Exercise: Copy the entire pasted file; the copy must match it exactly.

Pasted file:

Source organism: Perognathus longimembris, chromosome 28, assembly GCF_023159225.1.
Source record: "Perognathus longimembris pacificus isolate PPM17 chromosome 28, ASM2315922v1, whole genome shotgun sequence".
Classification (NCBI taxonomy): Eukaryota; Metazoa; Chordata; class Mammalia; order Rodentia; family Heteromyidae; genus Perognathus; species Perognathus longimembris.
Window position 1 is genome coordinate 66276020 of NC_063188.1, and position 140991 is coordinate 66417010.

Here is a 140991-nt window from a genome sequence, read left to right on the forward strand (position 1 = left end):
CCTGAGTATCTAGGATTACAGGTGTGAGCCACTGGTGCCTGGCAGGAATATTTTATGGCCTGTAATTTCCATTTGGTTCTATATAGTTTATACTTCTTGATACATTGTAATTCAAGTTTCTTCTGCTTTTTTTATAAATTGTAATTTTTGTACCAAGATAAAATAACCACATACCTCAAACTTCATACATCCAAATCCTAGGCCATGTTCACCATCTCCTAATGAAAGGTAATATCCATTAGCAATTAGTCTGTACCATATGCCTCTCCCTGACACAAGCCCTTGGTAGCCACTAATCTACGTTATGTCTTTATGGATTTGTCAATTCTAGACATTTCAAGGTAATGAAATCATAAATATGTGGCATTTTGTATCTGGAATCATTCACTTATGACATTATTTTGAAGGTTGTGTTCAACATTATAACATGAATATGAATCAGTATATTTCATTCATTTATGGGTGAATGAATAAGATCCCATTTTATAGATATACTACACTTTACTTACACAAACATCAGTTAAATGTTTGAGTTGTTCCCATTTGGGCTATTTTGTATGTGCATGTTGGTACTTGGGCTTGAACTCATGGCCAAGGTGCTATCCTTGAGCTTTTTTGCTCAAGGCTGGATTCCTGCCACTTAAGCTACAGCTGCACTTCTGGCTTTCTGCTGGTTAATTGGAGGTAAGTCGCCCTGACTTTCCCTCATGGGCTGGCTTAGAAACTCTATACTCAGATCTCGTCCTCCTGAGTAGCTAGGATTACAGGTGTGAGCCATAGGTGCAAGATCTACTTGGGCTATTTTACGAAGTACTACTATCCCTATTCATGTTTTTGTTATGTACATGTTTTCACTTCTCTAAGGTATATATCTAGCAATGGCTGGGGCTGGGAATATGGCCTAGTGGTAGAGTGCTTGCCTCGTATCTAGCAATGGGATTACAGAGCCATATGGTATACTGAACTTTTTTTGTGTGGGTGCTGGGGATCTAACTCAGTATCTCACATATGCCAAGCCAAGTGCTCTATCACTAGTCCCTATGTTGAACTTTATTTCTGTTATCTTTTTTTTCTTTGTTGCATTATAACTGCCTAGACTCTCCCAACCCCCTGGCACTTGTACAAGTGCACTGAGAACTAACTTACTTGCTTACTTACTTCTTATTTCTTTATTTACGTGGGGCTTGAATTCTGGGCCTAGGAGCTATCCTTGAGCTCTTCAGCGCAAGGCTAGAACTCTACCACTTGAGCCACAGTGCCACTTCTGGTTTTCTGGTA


Source organism: Perognathus longimembris, chromosome 28, assembly GCF_023159225.1.
Source record: "Perognathus longimembris pacificus isolate PPM17 chromosome 28, ASM2315922v1, whole genome shotgun sequence".
Classification (NCBI taxonomy): Eukaryota; Metazoa; Chordata; class Mammalia; order Rodentia; family Heteromyidae; genus Perognathus; species Perognathus longimembris.
Window position 1 is genome coordinate 66276020 of NC_063188.1, and position 140991 is coordinate 66417010.

Here is a 140991-nt window from a genome sequence, read left to right on the forward strand (position 1 = left end):
CCTGAGTATCTAGGATTACAGGTGTGAGCCACTGGTGCCTGGCAGGAATATTTTATGGCCTGTAATTTCCATTTGGTTCTATATAGTTTATACTTCTTGATACATTGTAATTCAAGTTTCTTCTGCTTTTTTTATAAATTGTAATTTTTGTACCAAGATAAAATAACCACATACCTCAAACTTCATACATCCAAATCCTAGGCCATGTTCACCATCTCCTAATGAAAGGTAATATCCATTAGCAATTAGTCTGTACCATATGCCTCTCCCTGACACAAGCCCTTGGTAGCCACTAATCTACGTTATGTCTTTATGGATTTGTCAATTCTAGACATTTCAAGGTAATGAAATCATAAATATGTGGCATTTTGTATCTGGAATCATTCACTTATGACATTATTTTGAAGGTTGTGTTCAACATTATAACATGAATATGAATCAGTATATTTCATTCATTTATGGGTGAATGAATAAGATCCCATTTTATAGATATACTACACTTTACTTACACAAACATCAGTTAAATGTTTGAGTTGTTCCCATTTGGGCTATTTTGTATGTGCATGTTGGTACTTGGGCTTGAACTCATGGCCAAGGTGCTATCCTTGAGCTTTTTTGCTCAAGGCTGGATTCCTGCCACTTAAGCTACAGCTGCACTTCTGGCTTTCTGCTGGTTAATTGGAGGTAAGTCGCCCTGACTTTCCCTCATGGGCTGGCTTAGAAACTCTATACTCAGATCTCGTCCTCCTGAGTAGCTAGGATTACAGGTGTGAGCCATAGGTGCAAGATCTACTTGGGCTATTTTACGAAGTACTACTATCCCTATTCATGTTTTTGTTATGTACATGTTTTCACTTCTCTAAGGTATATATCTAGCAATGGCTGGGGCTGGGAATATGGCCTAGTGGTAGAGTGCTTGCCTCGTATCTAGCAATGGGATTACAGAGCCATATGGTATACTGAACTTTTTTTGTGTGGGTGCTGGGGATCTAACTCAGTATCTCACATATGCCAAGCCAAGTGCTCTATCACTAGTCCCTATGTTGAACTTTATTTCTGTTATCTTTTTTTTCTTTGTTGCATTATAACTGCCTAGACTCTCCCAACCCCCTGGCACTTGTACAAGTGCACTGAGAACTAACTTACTTGCTTACTTACTTCTTATTTCTTTATTTACGTGGGGCTTGAATTCTGGGCCTAGGAGCTATCCTTGAGCTCTTCAGCGCAAGGCTAGAACTCTACCACTTGAGCCACAGTGCCACTTCTGGTTTTCTGGTA